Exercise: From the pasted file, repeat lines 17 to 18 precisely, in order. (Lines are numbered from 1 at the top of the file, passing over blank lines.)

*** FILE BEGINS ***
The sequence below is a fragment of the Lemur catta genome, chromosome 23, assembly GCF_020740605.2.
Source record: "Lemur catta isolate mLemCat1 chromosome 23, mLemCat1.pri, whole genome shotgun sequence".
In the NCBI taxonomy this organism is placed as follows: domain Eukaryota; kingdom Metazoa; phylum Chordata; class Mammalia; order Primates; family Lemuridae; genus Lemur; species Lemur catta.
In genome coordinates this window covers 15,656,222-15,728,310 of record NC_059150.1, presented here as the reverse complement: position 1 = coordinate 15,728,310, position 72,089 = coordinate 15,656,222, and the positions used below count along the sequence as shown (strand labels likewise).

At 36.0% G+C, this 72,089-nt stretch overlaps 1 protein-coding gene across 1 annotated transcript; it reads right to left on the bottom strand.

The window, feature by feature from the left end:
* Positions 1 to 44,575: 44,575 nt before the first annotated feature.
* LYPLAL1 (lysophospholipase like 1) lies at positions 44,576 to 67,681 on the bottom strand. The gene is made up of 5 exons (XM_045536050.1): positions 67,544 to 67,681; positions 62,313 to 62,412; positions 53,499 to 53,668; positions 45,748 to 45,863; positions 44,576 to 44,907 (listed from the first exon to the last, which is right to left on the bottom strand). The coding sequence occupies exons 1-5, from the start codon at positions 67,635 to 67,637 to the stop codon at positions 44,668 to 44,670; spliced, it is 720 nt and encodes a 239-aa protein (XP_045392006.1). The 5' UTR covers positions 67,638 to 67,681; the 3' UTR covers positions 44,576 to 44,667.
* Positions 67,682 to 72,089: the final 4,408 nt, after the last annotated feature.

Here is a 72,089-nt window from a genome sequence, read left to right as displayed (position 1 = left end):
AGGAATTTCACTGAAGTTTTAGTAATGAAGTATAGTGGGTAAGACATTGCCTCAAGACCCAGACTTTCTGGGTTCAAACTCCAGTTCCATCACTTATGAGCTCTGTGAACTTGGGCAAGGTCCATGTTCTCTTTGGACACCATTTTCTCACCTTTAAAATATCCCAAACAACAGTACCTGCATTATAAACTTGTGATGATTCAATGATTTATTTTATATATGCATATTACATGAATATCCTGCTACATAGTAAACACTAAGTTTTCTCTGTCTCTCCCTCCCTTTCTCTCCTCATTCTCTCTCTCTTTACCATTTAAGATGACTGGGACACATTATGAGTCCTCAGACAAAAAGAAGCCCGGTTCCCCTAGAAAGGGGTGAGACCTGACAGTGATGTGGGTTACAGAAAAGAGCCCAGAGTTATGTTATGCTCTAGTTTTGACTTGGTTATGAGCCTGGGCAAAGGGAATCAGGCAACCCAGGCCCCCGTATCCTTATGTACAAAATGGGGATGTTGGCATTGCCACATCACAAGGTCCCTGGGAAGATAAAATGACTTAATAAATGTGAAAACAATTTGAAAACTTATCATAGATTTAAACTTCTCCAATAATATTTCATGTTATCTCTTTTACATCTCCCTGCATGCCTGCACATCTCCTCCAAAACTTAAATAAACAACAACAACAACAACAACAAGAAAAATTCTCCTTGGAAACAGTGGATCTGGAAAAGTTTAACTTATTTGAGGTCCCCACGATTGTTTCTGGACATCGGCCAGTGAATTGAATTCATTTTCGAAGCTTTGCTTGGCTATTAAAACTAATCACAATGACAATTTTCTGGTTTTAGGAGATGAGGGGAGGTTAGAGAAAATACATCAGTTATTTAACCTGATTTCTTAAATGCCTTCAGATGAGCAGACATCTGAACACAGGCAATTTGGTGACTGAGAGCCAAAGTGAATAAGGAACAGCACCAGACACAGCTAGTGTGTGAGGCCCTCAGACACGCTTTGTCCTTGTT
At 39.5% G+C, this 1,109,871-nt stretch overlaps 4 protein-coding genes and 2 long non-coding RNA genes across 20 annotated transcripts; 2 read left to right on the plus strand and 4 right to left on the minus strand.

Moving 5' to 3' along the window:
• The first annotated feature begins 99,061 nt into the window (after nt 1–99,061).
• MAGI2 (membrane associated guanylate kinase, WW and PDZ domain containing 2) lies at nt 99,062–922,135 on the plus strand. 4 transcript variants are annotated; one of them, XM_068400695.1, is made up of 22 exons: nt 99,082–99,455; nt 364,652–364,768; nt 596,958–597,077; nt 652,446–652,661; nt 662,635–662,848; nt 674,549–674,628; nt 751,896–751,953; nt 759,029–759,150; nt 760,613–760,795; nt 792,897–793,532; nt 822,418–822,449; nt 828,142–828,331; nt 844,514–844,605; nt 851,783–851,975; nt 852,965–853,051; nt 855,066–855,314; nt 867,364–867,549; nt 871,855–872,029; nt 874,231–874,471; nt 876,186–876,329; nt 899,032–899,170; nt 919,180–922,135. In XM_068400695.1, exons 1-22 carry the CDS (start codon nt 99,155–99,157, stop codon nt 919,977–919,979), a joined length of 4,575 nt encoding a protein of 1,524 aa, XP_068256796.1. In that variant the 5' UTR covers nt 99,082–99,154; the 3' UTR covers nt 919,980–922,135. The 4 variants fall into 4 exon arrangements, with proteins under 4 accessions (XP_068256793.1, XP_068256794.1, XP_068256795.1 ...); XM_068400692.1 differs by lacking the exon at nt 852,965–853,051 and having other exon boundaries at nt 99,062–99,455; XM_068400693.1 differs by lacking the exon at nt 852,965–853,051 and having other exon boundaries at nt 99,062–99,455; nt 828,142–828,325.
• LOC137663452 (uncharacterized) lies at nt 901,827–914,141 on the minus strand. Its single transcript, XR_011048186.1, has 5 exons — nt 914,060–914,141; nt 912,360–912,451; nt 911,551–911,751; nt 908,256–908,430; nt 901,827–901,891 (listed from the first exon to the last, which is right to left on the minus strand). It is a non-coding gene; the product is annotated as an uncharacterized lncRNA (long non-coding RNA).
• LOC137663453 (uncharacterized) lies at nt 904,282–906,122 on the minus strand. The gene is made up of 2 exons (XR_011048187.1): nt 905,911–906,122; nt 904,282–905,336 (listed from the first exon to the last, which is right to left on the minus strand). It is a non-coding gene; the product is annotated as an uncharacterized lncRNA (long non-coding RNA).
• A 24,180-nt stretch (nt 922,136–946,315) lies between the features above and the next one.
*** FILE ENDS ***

• LOC137663453 (uncharacterized) lies at nt 904,282–906,122 on the minus strand. The gene is made up of 2 exons (XR_011048187.1): nt 905,911–906,122; nt 904,282–905,336 (listed from the first exon to the last, which is right to left on the minus strand). It is a non-coding gene; the product is annotated as an uncharacterized lncRNA (long non-coding RNA).
• A 24,180-nt stretch (nt 922,136–946,315) lies between the features above and the next one.